Our neighbors shared their thoughts about the increased focus on sustainability, about the value of co-creation in artmaking, about the potential for this space to capture and celebrate the diverse cultures of West Philadelphia, and the necessity to recognize and tell the rich history of the neighborhood known to longtimers as “The Black Bottom.” 

Inspired by the topics that participants identified to be important in our first two meetings, we convened two focus-group sessions to talk further about ways in which we could incorporate specific realms that held programmatic significance. In our arts focus discussion, a group of artists and makers from West Philly gathered to talk about ways in which the creation and content of art can capture the history and diversity of the neighborhood. In our food focus discussion, we spoke about food production and sharing as universal language, and ways in which we could celebrate the uniqueness of the neighborhood through cultural foods and sustainable planting.

The thoughtful conversation and insightful comments that were shared with us during these meetings encouraged us to think about this project from new angles, and broaden our network of friends and partners. Besides these public meetings, we also visited other neighbors who frequently pass by the space, such as students at Paul Robeson High School, and elderly residents at University Square Apartments. Through all of these conversations, and silent dialogue we captured through interactive suggestion boards on the site, we learned so much about West Philly’s passions, histories, and talents. These fruitful conversations highlighted the importance of community engagement, and reinforced the idea that the community is a creative partner in our journey to making this place.

    • From the artist focus group, a dialectogram of reasons why the park is important. | Al-Bustan Seeds of Culture
      From the artist focus group, a dialectogram of reasons why the park is important. | Al-Bustan Seeds of Culture

With these complex ideas of sustainability, co-creation, inclusion, and history in mind, we engaged a landscape-architect team with roots in West Philly to conceptualize a schematic design of the park. Anu Mathur, Dilip da Cunha, and Prakul Pottapu shared some of their initial design concepts for the park at a public meeting in August, and will continue to share their ideas throughout this iterative process of creation. The park will give space to all kinds of gatherings, bringing together the diverse communities that have made West Philly their place of home, work, study, and play.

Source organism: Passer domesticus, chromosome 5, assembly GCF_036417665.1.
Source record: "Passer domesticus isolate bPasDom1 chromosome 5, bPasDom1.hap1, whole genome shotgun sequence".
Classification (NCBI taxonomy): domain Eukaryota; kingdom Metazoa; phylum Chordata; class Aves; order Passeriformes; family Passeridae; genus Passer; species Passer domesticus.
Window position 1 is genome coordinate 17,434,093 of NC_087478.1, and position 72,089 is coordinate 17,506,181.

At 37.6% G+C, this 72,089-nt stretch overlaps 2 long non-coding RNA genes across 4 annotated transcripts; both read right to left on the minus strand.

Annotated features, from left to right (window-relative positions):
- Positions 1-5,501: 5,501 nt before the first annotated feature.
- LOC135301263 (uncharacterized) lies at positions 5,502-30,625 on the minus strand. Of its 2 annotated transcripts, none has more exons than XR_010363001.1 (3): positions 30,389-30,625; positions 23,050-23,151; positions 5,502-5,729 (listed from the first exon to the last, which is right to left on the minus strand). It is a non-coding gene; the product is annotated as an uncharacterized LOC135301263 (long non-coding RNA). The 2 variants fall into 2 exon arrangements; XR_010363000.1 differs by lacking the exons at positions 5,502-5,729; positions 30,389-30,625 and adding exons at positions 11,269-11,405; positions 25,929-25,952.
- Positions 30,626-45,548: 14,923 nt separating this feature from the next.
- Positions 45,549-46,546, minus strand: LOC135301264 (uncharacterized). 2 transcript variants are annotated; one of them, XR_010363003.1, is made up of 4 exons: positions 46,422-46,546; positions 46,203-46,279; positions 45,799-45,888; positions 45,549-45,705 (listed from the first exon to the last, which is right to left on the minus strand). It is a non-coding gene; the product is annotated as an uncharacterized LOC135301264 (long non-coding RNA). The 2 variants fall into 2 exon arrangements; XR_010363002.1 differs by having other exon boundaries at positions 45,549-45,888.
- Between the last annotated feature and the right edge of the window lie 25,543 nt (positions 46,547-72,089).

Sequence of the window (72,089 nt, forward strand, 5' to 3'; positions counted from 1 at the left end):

As our neighbors echoed throughout the summer, public spaces provide an opportunity for people to come together and bridge divides. Al-Bustan aims to not only create a space of recreation, but also of dialogue, understanding, and safety. Creating a new neighborhood space that the community will find value in is an experience that is both exciting and humbling. We are encouraged by the excitement that has been generated around the pocket park this summer, and are thrilled about the possibilities and potential that have been pointed out to us.

We also recognize that there is still so much to learn from the people around us, and we hope that West Philadelphia will continue to share its innovation, creativity, and heart with us.

This article was co-written by Heather Liang, Al-Bustan Seeds of Culture summer intern/community planning coordinator.

About the author

Hazami Sayed, Founder and Executive Director, Al-Bustan Seeds of Culture

Hazami Sayed, an Arab-American who grew up in the Arab region and came to the United States to pursue higher education, is the founder and executive director of Al-Bustan Seeds of Culture. A resident of West Philadelphia for over twenty years, she has worked in the fields of architecture and urban development in New York City and Philadelphia. She received her bachelor of arts in economics from Stanford University and master of architecture from Columbia University. She is a recipient of the Leeway Foundation’s 2012 Transformation Award, given to Philadelphia-area women artists committed to art-making for social change. @albustanseeds  https://www.facebook.com/albustanseeds/